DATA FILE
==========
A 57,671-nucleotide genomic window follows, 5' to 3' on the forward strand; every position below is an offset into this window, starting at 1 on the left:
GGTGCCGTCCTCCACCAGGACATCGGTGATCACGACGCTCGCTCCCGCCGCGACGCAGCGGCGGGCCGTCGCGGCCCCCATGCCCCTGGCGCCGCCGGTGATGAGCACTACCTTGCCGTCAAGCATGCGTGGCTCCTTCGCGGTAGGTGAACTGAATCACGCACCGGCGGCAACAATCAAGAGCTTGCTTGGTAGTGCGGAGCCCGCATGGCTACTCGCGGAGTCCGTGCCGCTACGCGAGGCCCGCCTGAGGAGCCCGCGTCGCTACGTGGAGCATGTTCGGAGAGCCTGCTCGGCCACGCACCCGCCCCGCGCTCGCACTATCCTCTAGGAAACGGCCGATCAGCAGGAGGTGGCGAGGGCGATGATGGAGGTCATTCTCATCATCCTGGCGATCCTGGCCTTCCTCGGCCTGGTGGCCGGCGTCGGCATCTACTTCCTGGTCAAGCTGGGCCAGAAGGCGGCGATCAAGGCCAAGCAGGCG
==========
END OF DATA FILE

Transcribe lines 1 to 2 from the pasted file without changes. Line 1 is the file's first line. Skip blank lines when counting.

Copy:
A 57,671-nucleotide genomic window follows, 5' to 3' on the forward strand; every position below is an offset into this window, starting at 1 on the left:
GGTGCCGTCCTCCACCAGGACATCGGTGATCACGACGCTCGCTCCCGCCGCGACGCAGCGGCGGGCCGTCGCGGCCCCCATGCCCCTGGCGCCGCCGGTGATGAGCACTACCTTGCCGTCAAGCATGCGTGGCTCCTTCGCGGTAGGTGAACTGAATCACGCACCGGCGGCAACAATCAAGAGCTTGCTTGGTAGTGCGGAGCCCGCATGGCTACTCGCGGAGTCCGTGCCGCTACGCGAGGCCCGCCTGAGGAGCCCGCGTCGCTACGTGGAGCATGTTCGGAGAGCCTGCTCGGCCACGCACCCGCCCCGCGCTCGCACTATCCTCTAGGAAACGGCCGATCAGCAGGAGGTGGCGAGGGCGATGATGGAGGTCATTCTCATCATCCTGGCGATCCTGGCCTTCCTCGGCCTGGTGGCCGGCGTCGGCATCTACTTCCTGGTCAAGCTGGGCCAGAAGGCGGCGATCAAGGCCAAGCAGGCG